Report: Mitsubishi to adapt military tech for self-driving cars

Report: Mitsubishi to adapt military tech for self-driving cars image

Text: Marcus De Guzman / Photos: Mitsubishi | posted April 01, 2016 13:26

Mitsubishi considering missile guidance tech for autonomous cars

Mitsubishi Electric Corp has been supplying the Japanese military with the necessary software and components that help guide missiles to their intended target/s. Now, Mitsubishi Motors plans to convert that kind of technology for their autonomous vehicles which they plan to roll out in 2020.

Parts like sonars, sensors, cameras and millimeter wave radars are being studied from which it will become the key components of the brand's self-driving tech. Moreover, the company has also received new orders for automatic braking systems and other devices that will help self-driving cars stick to their lane.

“All we have to do is to put together the components we already have. None of our competitors have such a wide array of capabilities,” said Katsumi Adachi, senior chief engineer at Mitsubishi Electric Corp.'s automotive equipment division.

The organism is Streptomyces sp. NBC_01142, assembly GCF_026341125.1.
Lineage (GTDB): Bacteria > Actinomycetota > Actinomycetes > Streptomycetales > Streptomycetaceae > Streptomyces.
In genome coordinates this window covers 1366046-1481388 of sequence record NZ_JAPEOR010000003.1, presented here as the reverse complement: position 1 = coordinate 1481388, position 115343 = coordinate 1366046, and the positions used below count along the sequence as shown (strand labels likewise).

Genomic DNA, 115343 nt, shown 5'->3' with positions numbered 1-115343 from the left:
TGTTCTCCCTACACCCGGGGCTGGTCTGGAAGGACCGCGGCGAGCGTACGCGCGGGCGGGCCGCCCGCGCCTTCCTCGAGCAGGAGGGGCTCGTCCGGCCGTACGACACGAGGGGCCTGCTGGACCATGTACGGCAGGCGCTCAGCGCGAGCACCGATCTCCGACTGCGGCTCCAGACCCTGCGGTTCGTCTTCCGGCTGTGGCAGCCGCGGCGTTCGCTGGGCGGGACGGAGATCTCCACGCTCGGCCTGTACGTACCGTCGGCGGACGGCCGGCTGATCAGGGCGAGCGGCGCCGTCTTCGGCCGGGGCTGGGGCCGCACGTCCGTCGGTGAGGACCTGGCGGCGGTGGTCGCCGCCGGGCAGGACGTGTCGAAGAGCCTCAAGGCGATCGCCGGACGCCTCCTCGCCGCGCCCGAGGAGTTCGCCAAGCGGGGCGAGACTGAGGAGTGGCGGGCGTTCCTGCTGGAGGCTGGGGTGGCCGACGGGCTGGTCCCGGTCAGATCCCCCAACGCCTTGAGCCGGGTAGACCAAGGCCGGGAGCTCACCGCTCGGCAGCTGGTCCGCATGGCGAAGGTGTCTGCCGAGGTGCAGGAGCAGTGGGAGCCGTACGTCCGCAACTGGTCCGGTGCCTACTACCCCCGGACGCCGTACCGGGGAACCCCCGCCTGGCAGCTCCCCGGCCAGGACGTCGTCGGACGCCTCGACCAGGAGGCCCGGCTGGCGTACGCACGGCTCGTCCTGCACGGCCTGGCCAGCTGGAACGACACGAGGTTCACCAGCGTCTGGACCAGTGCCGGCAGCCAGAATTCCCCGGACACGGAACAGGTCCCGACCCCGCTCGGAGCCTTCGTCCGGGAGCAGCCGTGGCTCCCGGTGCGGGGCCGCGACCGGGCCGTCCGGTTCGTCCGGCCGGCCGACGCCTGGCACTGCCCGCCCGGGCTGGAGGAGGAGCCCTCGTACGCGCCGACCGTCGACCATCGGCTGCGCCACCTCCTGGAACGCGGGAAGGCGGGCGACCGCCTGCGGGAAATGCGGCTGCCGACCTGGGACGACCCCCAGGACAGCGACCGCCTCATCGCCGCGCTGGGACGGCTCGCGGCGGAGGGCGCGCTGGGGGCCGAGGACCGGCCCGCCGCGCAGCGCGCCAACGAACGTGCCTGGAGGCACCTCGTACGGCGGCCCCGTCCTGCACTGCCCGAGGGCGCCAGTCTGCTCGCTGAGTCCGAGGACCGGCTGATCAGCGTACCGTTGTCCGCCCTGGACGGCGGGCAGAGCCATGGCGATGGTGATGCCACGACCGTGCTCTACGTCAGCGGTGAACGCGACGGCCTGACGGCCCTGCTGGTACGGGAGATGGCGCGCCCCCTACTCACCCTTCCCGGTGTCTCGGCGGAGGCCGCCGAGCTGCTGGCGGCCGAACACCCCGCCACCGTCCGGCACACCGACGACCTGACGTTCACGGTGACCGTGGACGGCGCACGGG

Apart from the missile-derived tech, Mitsubishi will also be linking each autonomous car to a satellite system that will deliver up-to-date location data to the vehicles. Three more satellites are planned to be launched into orbit around 2018 that will collect data nonstop.

The Mitsubishi ex Concept

The company will begin production of their lane-keep assist and automatic braking systems by April 2017. Automatic parking systems, on the other hand, will start production in 2018. There is no exact timeline yet when will Mitsubishi be able to demonstrate their self-driving technology.

During the 2015 Tokyo Motor Show, Mitsubishi arrived with the eX concept, an all-electric crossover concept that features semi-autonomous tech. It can communicate with other cars, infrastructures and even pedestrians for added safety. It also comes with lane-keep assist, adaptive cruise control and an array of automated functions like lane changing, obstacle avoidance and valet parking.

Source: Bloomberg